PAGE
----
“Do not be too timid and squeamish about your actions. All life is an experiment.“—Ralph Waldo Emerson
The first part of this beautiful sentiment, I have been lucky enough to live. I have always been bold, much more afraid of being haunted by the What Ifs than worried about the repercussions of the What Dids. Even though I feel those repercussions as deeply as anyone, timid, surefooted or otherwise. (See also: My Beautiful Maybe.)
The second part of this sentiment, I need to internalize more. I need to accept that Part I and Part II of this quote are weighted together, leaning against each other like an A-frame of possibility: one without the other and the whole structure falls flat.
I don’t want to live in a tidy brick house at the bottom of the hill that can withstand most of life’s predictable storms.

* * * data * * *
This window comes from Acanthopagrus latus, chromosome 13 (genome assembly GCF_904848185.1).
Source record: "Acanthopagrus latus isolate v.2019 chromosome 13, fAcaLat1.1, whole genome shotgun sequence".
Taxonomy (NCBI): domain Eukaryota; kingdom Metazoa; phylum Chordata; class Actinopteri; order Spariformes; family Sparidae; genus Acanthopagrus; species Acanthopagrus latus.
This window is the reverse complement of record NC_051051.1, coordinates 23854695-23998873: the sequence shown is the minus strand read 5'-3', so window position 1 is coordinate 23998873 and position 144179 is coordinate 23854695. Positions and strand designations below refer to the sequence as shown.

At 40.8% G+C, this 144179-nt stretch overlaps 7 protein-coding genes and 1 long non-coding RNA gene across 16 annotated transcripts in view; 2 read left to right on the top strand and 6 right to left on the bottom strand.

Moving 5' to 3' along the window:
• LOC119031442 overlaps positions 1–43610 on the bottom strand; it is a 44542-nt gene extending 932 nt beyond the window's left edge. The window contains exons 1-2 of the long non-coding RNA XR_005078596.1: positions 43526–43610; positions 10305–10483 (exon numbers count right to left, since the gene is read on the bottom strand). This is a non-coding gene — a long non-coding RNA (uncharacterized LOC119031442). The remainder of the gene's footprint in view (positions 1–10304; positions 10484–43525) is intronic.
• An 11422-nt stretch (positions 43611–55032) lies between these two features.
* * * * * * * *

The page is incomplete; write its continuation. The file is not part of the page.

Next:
I want to live on top of the mountain, even if in that rickety A-frame. I want the views and the majesty, the heavens and the earth—even though up here I’m not sure if the weather will be wicked or glorious. And even if I have to accept that there exists no weathervane that can tell me what is coming.
I am sometimes afraid that I will never find my peace. But then I have to remember that the fear is the teacher, the guardian who stands in the way of true knowledge. On the other side of every fear is freedom.
I want to accept the challenge of the experiment. How much desire for certainty can I let go of, in order to feel truly free to be whomever I am meant to be?